My opinion: Latin American reality in 24 frames per second. Outstanding script and organic performances. It embraces “love” in all its ways and forms, even in the ugly ones. Also, Gael García Bernal is splendid here.

     Planta 4ta/4th Floor (Spain, 2003)
Director: Antonio Mercero
Producer: César Benitez and Emilio A. Pina
Writers: Antonio Mercero and Albert Espinosa (play)
Genre: Drama/Comedy
Watch the trailer here!  

Originally a play called “Los Pelones”/“The Baldies” and based on the true story of Albert Espinosa, this piece might not be as well known as the other two, but I think it was one of my first contacts with Spanish cinema. Winner of Best Director and People’s Choice Award in the Montreal World Film Festival (2003), among other European and Spanish recognitions and nominations, this film tells the story of a group of teenagers that share their hopes, dreams and fears inside of the cancer ward of a hospital. Starring Juan José Ballesta (Goya Award winner for “El Bola”), Luis Ángel Priego and Gorka Moreno, this movie perfectly balances comic and dramatic situations where the boys will have to learn how to deal with their fate while growing up inside of those white walls. It’s a truthful story about friendship and survival.

My opinion: Mercero does a splendid job on managing such a delicate and emotional subject through smart and refreshing comedy. Juan José Ballesta’s performance is as stunning as the one in “El Bola”; honest, playful and raw when it comes to hard and sad scenes. This movie will probably make you cry, but I can guarantee you will enjoy those tears afterwards.

El Secreto de Sus Ojos/The Secret in Their Eyes (Argentina, 2009)
Director: Juan José Campanella
Producer: Juan José Campanella
Writers: Eduardo Sacheri and Juan José Campanella
Genre: Drama/Thriller
Watch the trailer here

Academy Award winner for Best Foreign Language Film (2010) and Goya Award winner for Best Spanish Language Foreign Film (2010), this movie has turned every filmmaker and cinephile’s attention into Argentinian cinema, especially after Campanella’s success with “The Son of The Bride”. Starring Ricardo Darín (also known for “Nueve Reinas”), Soledad Villamil, Pablo Rago, Javier Godino and Guillermo Francella, this film tells the story of Espósito, a retired lawyer who’s writing a novel about an unsolved murder that happened in 1974 and his search for the killer. Espósito fights his past choices, his doubts, and his secret feelings for his boss to finally find out the truth about the crime and its tragic consequences. It is a story about love, grief, corruption, perseverance, loyalty and blind commitment.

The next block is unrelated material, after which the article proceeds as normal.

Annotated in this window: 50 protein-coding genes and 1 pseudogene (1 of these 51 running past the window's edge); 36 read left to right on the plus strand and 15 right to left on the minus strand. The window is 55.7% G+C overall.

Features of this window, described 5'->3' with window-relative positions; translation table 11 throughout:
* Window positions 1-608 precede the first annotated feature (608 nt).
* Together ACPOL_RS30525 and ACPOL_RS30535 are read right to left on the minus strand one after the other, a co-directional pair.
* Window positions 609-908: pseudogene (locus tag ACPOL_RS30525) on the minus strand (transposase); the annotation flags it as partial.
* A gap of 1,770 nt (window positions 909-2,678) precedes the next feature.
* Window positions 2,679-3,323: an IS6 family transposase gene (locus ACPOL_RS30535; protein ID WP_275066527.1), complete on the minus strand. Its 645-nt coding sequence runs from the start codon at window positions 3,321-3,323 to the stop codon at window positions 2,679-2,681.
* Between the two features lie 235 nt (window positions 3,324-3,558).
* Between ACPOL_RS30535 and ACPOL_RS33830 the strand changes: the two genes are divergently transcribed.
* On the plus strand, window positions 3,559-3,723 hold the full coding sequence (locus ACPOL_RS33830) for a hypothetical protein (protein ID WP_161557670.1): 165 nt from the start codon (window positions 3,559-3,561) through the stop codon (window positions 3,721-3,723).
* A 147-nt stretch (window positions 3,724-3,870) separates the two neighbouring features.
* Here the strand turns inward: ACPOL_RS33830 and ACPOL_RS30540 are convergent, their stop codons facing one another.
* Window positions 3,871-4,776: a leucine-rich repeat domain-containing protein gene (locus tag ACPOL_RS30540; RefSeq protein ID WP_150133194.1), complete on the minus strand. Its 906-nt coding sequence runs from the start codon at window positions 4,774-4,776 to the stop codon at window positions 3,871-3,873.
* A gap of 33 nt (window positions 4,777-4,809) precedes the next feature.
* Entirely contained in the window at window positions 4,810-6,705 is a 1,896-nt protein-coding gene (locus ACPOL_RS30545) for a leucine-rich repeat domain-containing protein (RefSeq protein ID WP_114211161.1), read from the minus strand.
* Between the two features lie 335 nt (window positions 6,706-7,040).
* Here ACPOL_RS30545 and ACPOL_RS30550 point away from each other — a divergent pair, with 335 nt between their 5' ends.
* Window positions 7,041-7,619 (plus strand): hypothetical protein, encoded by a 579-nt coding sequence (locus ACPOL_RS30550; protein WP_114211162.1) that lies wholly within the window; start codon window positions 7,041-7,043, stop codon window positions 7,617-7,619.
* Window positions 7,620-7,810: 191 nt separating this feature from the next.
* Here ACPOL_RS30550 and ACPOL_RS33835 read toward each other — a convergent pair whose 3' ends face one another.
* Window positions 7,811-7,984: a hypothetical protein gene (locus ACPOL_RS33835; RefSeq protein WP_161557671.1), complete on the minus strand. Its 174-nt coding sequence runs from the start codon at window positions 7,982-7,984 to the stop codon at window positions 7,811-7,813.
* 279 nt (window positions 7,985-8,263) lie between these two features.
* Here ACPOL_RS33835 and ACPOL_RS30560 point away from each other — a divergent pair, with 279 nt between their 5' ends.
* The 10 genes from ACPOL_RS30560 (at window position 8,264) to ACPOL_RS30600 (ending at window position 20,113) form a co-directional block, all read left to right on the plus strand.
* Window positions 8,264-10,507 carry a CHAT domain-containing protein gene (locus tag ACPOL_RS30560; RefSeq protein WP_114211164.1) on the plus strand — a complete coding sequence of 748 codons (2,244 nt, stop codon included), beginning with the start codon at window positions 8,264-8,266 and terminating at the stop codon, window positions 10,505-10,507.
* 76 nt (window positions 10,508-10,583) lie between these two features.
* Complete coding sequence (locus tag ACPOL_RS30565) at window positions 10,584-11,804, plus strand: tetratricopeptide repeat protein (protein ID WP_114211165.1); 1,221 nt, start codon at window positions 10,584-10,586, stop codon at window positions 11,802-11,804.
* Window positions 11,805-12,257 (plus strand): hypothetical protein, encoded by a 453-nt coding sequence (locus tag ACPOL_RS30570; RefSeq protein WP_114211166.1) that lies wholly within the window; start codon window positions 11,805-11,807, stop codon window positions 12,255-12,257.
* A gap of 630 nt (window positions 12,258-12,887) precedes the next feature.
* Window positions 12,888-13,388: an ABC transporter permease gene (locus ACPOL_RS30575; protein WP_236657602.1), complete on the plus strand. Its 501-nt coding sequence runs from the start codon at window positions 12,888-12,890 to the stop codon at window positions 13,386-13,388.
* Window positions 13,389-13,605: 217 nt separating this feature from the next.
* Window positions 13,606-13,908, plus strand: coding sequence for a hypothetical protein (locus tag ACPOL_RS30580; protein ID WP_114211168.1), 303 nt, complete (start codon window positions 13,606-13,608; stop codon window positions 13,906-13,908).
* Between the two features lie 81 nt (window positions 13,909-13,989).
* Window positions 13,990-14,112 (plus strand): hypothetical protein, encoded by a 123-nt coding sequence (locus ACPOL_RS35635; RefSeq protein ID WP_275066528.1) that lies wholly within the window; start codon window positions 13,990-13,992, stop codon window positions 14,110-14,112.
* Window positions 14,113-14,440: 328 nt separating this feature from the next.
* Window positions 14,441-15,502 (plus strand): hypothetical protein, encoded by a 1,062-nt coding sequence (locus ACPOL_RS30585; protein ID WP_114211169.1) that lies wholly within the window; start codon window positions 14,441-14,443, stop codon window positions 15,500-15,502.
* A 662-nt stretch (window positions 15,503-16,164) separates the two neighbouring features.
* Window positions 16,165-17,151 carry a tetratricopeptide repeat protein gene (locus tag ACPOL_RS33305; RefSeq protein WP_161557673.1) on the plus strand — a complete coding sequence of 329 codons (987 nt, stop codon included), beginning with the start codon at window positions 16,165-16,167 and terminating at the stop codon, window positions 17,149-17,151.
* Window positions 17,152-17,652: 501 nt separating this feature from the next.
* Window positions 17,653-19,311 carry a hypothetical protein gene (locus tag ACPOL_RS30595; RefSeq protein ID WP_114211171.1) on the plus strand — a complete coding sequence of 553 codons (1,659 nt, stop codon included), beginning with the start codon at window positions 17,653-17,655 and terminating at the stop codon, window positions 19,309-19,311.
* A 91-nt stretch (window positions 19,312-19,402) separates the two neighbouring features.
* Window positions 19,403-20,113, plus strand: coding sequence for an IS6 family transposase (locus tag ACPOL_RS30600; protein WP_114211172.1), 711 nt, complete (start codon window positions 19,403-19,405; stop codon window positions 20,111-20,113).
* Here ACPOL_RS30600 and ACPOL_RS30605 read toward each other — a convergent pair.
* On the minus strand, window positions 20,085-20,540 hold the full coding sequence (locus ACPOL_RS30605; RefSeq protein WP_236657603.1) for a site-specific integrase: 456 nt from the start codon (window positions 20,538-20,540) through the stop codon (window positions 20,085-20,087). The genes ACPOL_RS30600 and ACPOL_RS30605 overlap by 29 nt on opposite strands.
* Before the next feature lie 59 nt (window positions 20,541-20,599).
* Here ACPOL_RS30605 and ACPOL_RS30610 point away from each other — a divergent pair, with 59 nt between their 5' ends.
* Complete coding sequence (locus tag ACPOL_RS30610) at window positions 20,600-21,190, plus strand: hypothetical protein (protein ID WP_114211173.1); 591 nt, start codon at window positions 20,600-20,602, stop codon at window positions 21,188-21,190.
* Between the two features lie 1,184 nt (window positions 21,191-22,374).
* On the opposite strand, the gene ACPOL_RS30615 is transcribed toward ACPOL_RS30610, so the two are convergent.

My opinion: Perfectly directed, beautiful shots and color temperature. The stadium scene is probably one of the greatest scenes ever written and made. Ricardo Darín does an incredible job, as always. It is definitely a film that makes me proud as a Latin American, and I’m not even Argentinian.

So tell me, have you watched some or all three of these Hispanic pieces? What do you think about them? Can you add other Hispanic films to this list? What makes them great? Please share your thoughts in the comments below or tweet @swagger_media!

Thursday, 14 November 2013

Our Work: Reasoning Mind 2013 Gala Video

Client: Reasoning Mind, a hybrid of online and face-to-face instruction where the teacher gives each child individual help and attention. A non-profit organization founded in 2000, Reasoning Mind partners with a wide range of schools, including inner-city schools, suburban schools, private schools and magnet schools and results have shown that RM dramatically increases students' knowledge of math and improves their attitude toward the subject.

Goal: Produce a video to be shown to current and potential investors, educators and lawmakers showing the need for math reform in our nation and the success that Reasoning Mind has had with participating schools.

Spot: Reasoning Mind 2013 Gala Video

Monday, 11 November 2013

What to Expect When You're Expecting [to Be Interviewed]

There’s a surprising amount of work that goes into video production. Everything from the planning stages to the final airing of the finished product requires a lot of patience, organization, and attention to detail. The more I learn about production the more I realize how much we truly take for granted in every movie, television series, commercial, or web video we see. A thirty second commercial that you mostly ignore probably took weeks to complete and involved countless hours of hard work from many people.

When someone is tossed into this world and sees the magic behind the curtain it can be a bit overwhelming. This is usually the case with someone who sits down for a filmed interview for the first time; they see the lights, the sound equipment, several cameras pointed at them, and 5-6 people running around frantically trying to make sure everything is perfect. I’d like to help you avoid the inherent nervousness that can accompany this sort of situation. This is my guide on what to expect when you sit in that hot seat in front of all those cameras and lights.

When you finally get that perfect take.